Recursive testing is based on a hierarchic, binary segmentation of the test series whereby a series is split at the location where the test statistic reaches a maximum, that is, the point at which the separation between the mean before and after the breakpoint is greatest. Then, the subsequences on either side of the first split are likewise evaluated, and the process is repeated recursively until the magnitude of the statistic does not exceed the chosen significance level in any remaining subsequences (or the sample size in a segment is too small to test). A semihierarchic implementation of this method means that each splitting step is followed by a merging step to test whether a split chosen at an earlier stage has lost its importance after subsequent breakpoints are identified, thereby more closely approximating an optimal solution.

d. Impact of local, unrepresentative trends

Ideally, a changepoint detection method would differentiate trend changes from step changes. In practice, however, many of the commonly used tests for undocumented changepoints are not robust to the presence of trends in the test data because they are based solely on comparing the means of two sequential intervals. Use of such tests in the presence of trends can lead to falsely detected step changes as well as to inaccurate estimates of the magnitude of a shift when it occurs within a general trend (DeGaetano 2006; Pielke et al. 2007). Conversely, methods that directly account for both step changes and trend changes (e.g., Vincent 1998; Lund and Reeves 2002; Wang 2003) are characterized by much lower powers of detection than the simpler difference in means tests.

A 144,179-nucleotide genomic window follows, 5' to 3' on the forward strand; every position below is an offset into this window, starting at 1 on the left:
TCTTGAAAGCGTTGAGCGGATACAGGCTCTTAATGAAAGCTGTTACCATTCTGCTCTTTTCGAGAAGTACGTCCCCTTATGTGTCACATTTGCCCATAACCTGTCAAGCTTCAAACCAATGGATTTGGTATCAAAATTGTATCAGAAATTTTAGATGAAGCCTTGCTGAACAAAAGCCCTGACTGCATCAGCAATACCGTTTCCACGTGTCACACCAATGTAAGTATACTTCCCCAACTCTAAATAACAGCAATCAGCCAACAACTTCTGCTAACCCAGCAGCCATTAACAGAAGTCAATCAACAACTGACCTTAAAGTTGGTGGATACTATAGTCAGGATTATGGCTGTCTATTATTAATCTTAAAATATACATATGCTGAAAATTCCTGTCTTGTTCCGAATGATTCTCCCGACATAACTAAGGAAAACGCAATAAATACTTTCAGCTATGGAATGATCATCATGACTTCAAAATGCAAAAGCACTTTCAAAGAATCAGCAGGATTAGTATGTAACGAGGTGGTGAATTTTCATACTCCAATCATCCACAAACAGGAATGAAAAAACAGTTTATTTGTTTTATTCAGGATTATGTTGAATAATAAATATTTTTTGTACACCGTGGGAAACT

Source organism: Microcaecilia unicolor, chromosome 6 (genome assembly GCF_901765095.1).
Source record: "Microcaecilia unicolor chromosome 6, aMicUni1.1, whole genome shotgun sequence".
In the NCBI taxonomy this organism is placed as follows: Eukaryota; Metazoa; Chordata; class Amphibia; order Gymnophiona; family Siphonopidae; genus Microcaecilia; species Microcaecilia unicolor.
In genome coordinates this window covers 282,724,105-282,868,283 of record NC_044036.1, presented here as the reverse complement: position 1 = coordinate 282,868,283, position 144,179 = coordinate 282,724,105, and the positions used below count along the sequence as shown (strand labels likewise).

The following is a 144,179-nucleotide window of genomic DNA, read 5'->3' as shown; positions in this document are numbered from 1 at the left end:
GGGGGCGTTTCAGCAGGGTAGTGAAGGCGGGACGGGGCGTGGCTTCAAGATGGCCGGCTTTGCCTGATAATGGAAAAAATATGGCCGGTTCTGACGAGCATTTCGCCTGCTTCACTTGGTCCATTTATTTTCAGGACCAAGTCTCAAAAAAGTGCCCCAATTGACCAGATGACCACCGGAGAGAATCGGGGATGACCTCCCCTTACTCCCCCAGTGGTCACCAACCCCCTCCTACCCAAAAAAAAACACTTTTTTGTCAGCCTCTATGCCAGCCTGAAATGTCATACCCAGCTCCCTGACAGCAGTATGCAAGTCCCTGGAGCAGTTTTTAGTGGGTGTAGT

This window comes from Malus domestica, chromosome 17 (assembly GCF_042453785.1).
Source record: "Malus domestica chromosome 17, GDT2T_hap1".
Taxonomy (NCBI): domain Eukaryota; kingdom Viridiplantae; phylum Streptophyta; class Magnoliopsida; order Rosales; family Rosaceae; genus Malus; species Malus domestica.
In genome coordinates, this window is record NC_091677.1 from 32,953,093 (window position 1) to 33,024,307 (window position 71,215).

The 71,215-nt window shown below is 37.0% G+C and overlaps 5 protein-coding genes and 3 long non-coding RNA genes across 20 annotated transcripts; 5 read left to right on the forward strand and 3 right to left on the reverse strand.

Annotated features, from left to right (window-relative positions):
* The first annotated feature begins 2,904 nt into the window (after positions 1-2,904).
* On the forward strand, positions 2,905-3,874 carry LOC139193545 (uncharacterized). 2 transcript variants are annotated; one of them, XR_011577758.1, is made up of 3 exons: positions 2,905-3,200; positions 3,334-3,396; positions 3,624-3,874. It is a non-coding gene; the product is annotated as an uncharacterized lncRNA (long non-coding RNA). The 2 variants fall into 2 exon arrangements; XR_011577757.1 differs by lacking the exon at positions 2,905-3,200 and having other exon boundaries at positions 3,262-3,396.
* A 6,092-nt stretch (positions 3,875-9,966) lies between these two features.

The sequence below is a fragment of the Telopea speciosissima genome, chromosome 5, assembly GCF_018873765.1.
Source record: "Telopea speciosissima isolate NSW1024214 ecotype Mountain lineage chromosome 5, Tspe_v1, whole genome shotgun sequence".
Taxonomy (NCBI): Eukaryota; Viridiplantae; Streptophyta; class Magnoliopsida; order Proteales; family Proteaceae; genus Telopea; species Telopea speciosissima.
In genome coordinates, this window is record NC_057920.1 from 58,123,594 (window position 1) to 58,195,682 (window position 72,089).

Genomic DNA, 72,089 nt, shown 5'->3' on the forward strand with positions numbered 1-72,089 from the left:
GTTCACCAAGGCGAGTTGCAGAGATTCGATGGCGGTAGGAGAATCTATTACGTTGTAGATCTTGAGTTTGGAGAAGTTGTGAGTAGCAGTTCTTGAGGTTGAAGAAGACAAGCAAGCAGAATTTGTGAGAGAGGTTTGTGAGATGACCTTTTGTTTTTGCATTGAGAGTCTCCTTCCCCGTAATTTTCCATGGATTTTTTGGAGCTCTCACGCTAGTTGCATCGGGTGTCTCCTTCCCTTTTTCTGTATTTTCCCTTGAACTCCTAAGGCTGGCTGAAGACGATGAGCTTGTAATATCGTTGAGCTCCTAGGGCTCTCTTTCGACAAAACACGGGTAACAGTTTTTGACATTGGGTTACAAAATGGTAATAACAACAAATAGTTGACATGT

While no one test clearly outperforms others under all circumstances, the standard normal homogeneity test (SNHT; Alexandersson 1986) has been shown to have superior accuracy in identifying the position of a step change under a wide variety of step and trend inhomogeneity scenarios relative to other commonly used methods (DeGaetano 2006; R07). For this reason, the pairwise algorithm uses the SNHT along with a verification process that identifies the form of the apparent changepoint (e.g., step change, step change within a trend, etc.). In fact, the pairwise testing procedure is similar to the Vincent (1998) and R07 forward and backward regression methods, respectively, but is more easily adaptable to a recursive testing approach for resolving multiple undocumented changepoints, and at the same time retains the higher power of detection of the SNHT.

3. Description of the pairwise algorithm

The pairwise algorithm is executed according to the following six steps:

  • (i) Select a set of “neighbors” for each “target” series in the network, and form pairwise difference series between the target and its neighbors.

  • (ii) Identify the timing of shifts in all target-minus-neighbor difference series using SNHT.

  • (iii) Verify each apparent shift identified by SNHT in the pairwise differences (e.g., does the apparent shift look more like a trend?).

  • (iv) Attribute the cause of shifts in the set of target-minus-neighbor difference series to the various “culprit” series.

  • (v) Quantify the uncertainty in the timing of shifts attributed to each culprit series.

  • (vi) Estimate the magnitude of the identified shifts for use in adjusting the temperature series to reflect the true background climate signal.

Each of these steps is described in some detail below.